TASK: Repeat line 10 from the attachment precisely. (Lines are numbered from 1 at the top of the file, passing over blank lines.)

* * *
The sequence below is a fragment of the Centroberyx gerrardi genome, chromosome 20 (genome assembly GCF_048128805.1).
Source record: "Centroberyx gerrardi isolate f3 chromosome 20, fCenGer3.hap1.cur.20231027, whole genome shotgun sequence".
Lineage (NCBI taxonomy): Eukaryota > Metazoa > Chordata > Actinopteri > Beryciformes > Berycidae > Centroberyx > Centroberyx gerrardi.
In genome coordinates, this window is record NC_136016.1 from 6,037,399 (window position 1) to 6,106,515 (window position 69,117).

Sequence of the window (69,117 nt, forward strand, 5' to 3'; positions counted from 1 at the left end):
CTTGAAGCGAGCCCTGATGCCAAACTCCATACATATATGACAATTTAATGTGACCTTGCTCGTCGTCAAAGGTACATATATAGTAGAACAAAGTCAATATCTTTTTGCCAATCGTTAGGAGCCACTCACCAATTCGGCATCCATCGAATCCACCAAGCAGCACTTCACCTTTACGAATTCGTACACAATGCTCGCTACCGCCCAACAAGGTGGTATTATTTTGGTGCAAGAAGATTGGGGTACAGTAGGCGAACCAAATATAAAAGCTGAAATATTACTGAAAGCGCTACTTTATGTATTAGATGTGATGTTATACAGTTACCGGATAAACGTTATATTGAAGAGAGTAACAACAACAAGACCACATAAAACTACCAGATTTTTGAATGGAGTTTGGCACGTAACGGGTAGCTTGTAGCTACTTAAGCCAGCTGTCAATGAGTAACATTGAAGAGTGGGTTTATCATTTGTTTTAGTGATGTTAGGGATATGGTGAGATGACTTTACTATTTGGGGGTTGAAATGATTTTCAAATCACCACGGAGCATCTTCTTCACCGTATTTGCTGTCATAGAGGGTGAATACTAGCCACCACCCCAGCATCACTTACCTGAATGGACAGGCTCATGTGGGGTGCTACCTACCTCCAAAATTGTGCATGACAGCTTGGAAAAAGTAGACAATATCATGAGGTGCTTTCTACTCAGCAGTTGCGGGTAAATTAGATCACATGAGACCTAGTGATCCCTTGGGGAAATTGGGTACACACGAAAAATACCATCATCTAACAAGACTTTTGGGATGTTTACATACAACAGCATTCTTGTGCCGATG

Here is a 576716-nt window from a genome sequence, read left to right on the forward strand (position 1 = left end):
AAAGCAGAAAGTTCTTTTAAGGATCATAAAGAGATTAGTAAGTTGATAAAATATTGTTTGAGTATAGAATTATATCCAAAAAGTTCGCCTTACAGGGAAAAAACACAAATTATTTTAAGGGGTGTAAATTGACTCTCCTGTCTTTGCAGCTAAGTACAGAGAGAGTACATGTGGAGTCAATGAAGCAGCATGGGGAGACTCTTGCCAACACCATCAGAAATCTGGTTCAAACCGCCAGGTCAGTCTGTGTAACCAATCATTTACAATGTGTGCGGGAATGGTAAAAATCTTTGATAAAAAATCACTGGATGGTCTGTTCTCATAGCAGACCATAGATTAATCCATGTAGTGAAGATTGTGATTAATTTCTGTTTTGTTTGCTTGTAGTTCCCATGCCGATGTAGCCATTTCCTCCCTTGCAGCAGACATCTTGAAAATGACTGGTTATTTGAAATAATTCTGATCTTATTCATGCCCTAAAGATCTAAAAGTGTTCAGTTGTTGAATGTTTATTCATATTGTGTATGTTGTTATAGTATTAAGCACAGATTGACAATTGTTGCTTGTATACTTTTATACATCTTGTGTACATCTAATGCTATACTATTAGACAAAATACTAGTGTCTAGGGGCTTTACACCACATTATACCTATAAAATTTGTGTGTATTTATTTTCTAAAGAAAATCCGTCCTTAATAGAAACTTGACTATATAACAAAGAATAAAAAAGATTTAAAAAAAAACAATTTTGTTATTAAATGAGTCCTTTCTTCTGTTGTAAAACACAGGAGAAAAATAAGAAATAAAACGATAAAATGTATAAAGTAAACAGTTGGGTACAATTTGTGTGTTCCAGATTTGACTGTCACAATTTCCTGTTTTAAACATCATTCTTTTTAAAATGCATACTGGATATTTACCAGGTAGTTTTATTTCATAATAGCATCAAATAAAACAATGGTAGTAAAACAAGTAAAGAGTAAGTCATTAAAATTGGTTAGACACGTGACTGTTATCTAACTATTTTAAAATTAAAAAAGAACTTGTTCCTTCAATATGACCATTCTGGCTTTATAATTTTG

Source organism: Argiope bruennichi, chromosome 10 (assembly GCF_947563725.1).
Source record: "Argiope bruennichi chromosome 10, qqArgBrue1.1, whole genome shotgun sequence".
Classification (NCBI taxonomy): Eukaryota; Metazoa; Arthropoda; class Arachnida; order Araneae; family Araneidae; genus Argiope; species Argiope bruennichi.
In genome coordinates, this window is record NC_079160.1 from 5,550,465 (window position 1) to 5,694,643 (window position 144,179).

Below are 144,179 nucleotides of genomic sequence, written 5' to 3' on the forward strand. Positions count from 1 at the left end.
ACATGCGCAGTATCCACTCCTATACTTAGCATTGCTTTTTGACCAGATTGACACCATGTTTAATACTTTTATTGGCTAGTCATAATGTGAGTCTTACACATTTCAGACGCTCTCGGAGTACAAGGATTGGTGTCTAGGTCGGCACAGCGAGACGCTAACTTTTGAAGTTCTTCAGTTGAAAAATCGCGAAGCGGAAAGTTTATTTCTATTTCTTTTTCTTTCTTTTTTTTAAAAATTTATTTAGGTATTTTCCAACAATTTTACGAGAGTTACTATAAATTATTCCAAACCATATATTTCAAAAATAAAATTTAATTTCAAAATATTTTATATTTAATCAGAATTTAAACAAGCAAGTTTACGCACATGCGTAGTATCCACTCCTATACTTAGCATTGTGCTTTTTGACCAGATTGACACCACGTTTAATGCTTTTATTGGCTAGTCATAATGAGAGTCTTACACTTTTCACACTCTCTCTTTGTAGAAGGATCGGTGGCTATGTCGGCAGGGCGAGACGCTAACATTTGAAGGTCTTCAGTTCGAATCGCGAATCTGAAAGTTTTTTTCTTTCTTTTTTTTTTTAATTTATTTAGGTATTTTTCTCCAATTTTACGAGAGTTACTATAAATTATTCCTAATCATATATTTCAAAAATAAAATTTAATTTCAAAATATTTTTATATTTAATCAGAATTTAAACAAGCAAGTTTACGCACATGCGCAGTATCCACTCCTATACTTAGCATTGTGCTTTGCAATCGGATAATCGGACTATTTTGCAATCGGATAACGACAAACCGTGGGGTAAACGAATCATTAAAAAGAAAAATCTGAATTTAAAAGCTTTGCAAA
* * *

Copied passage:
Source record: "Argiope bruennichi chromosome 10, qqArgBrue1.1, whole genome shotgun sequence".